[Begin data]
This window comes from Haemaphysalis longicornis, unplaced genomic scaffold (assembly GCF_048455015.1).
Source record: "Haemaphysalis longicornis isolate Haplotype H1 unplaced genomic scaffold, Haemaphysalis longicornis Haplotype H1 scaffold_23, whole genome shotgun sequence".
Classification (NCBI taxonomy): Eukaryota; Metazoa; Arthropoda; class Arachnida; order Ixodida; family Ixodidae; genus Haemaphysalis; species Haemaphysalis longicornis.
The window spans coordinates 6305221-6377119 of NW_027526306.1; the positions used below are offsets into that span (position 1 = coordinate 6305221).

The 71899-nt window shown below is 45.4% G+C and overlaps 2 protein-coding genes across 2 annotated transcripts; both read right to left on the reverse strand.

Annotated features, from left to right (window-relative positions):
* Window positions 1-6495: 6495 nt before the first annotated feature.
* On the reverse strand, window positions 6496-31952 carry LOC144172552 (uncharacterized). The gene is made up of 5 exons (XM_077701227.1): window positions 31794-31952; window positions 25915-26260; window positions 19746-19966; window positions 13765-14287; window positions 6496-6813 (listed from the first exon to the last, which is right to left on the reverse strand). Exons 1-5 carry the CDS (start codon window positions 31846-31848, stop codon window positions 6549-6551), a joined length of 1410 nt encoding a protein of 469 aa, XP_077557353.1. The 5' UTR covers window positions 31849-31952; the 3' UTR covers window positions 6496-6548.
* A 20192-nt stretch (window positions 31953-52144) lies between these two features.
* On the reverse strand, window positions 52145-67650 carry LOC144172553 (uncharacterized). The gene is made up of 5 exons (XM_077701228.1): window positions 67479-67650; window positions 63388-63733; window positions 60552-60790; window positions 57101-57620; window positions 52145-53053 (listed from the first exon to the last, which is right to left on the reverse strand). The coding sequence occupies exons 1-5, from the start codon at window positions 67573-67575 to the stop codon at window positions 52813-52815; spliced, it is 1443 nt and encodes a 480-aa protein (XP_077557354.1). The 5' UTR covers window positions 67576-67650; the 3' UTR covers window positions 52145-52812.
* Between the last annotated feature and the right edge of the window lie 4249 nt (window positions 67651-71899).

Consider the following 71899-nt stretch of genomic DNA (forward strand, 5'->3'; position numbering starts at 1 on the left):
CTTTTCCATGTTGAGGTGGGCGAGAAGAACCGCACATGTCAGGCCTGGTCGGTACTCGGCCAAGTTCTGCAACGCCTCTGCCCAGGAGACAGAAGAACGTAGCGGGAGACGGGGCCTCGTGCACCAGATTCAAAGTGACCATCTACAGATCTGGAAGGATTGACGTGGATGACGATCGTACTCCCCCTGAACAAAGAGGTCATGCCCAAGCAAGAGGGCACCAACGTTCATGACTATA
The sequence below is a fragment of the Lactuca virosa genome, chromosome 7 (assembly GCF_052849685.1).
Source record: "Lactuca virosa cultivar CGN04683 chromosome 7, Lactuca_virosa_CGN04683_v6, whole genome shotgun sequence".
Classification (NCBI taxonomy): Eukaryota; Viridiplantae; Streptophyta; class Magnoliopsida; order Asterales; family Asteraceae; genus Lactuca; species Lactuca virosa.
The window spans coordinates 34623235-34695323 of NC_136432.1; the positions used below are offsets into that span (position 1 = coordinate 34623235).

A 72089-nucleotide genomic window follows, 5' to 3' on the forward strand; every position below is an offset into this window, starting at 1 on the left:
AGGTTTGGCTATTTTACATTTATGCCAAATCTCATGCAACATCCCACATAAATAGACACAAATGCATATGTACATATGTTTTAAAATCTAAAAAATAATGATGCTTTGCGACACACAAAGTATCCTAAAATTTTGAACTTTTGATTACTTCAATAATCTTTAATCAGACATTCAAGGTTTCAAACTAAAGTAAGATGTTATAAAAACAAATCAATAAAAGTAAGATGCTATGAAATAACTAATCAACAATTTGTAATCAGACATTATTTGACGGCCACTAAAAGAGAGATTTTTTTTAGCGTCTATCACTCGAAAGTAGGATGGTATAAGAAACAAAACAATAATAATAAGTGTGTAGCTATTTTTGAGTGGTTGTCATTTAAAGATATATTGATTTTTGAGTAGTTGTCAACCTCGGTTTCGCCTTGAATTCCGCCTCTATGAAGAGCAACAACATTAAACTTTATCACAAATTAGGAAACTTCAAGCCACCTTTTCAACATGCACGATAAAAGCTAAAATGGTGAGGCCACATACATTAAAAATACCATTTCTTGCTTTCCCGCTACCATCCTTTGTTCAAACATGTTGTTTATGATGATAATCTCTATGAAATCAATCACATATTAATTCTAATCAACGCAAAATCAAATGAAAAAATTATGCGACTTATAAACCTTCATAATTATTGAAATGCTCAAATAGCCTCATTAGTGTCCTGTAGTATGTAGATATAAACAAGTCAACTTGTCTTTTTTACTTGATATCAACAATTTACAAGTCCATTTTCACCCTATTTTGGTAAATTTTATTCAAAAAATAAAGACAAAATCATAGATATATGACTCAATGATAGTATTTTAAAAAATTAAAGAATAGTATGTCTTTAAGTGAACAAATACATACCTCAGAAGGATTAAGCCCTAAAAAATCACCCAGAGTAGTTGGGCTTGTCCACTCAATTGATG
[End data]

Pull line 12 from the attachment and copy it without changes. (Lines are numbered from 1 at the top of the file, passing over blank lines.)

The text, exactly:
Consider the following 71899-nt stretch of genomic DNA (forward strand, 5'->3'; position numbering starts at 1 on the left):